In contrast to the practice in other schools of Tibetan Buddhism, Geluk lamas devoted an extraordinary amount of effort to establishing the institutional frameworks within which everyday aspects of monastic life, such as philosophizing, meditating, or conducting rituals, took place. In doing so, the lamas drew on administrative techniques usually associated with state-making—standardization, record-keeping, the conscription of young males, and the concentration of manpower in central cores, among others—thereby earning the moniker "lama official," or "Buddhist bureaucrat."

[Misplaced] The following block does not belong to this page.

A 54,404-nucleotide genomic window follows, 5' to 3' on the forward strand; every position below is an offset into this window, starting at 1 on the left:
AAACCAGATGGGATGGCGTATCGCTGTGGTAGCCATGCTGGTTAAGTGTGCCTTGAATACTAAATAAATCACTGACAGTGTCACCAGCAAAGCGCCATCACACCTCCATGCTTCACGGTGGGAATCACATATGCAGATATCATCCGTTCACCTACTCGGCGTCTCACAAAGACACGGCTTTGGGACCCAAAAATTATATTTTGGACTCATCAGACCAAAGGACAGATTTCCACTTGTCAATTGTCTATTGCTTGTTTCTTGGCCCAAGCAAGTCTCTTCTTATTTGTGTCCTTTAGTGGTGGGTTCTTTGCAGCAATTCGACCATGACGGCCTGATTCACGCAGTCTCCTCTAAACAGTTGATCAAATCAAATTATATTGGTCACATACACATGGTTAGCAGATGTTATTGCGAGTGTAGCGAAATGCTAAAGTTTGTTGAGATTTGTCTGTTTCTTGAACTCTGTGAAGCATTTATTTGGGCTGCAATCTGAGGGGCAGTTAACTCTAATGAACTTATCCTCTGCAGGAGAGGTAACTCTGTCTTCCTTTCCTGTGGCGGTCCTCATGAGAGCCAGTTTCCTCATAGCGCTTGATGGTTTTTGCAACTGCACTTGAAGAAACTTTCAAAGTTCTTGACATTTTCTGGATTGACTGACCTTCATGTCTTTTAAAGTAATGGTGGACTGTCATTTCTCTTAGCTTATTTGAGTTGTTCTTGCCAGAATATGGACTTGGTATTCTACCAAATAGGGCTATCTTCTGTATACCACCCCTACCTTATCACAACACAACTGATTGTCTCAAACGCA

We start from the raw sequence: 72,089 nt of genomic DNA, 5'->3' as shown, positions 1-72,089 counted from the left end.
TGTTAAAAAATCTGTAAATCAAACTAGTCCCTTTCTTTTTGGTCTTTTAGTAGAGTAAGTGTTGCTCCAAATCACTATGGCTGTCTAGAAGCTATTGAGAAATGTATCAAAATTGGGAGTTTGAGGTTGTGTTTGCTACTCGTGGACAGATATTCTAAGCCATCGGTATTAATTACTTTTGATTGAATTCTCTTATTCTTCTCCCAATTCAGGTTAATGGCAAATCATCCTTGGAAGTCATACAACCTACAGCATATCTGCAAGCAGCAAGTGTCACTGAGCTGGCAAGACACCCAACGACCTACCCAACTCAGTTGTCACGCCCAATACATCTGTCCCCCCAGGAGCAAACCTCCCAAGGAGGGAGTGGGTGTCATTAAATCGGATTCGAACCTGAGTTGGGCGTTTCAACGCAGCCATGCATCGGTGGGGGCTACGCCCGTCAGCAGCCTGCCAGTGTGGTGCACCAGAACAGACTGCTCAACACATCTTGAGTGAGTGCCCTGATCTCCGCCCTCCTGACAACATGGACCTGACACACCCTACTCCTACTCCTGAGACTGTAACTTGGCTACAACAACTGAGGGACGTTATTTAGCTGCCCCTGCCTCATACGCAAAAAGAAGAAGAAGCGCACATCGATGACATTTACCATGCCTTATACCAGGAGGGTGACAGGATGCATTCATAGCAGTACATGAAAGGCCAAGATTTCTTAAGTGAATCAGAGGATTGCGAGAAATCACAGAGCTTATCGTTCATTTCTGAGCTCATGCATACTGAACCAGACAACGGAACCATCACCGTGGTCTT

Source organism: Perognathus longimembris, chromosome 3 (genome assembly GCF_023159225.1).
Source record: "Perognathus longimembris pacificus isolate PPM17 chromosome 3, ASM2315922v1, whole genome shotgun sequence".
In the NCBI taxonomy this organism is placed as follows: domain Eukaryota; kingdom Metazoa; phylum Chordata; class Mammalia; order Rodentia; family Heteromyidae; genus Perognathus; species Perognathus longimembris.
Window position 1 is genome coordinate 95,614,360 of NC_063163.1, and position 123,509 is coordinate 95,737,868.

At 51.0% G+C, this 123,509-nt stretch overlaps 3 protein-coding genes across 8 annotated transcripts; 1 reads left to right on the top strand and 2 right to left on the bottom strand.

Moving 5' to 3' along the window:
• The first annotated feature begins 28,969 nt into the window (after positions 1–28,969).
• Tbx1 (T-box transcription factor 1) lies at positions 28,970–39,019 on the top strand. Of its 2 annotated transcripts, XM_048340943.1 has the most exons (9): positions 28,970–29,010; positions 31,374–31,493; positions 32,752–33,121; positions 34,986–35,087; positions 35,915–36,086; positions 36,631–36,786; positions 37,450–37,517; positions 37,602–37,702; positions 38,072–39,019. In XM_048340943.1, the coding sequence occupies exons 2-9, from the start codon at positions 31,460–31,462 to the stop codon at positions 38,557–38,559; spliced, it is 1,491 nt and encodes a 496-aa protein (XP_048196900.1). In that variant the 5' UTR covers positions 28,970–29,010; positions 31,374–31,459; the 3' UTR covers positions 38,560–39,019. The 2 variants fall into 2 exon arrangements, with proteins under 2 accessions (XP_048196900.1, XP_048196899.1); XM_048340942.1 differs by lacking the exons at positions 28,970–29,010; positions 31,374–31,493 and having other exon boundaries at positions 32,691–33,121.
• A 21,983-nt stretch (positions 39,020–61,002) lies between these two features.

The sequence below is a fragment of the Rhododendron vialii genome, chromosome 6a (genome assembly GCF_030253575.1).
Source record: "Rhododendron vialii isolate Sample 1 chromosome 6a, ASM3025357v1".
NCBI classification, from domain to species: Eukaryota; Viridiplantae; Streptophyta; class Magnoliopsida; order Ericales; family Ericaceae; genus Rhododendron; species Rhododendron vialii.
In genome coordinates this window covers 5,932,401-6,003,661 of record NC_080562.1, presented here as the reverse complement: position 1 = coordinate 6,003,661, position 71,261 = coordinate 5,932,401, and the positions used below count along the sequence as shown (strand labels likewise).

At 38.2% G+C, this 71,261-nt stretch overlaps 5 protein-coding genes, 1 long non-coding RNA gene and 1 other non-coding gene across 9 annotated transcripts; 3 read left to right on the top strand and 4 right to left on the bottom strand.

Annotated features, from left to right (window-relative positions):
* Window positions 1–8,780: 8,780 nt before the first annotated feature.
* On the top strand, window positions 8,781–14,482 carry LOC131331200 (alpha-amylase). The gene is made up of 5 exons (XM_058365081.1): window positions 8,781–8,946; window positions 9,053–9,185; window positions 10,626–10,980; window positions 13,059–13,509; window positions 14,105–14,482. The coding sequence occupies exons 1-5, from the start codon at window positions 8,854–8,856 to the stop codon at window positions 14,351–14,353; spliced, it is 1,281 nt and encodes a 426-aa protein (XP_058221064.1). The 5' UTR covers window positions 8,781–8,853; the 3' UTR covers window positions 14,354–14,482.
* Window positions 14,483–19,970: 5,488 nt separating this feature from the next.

The deployment of these bureaucratic techniques to extend the Geluk "liberating umbrella" over increasing numbers of lands and peoples leads Sullivan to describe the result of this Geluk project as a "religious empire." The Geluk lamas' privileging of the monastic institution, Sullivan argues, fostered a common religious identity that insulated it from factionalism and provided legitimacy to the Geluk project of conversion, conquest, and expansion. Ultimately, this system succeeded in establishing a relatively uniform and resilient network of thousands of monasteries stretching from Nepal to Lake Baikal, from Beijing to the Caspian Sea.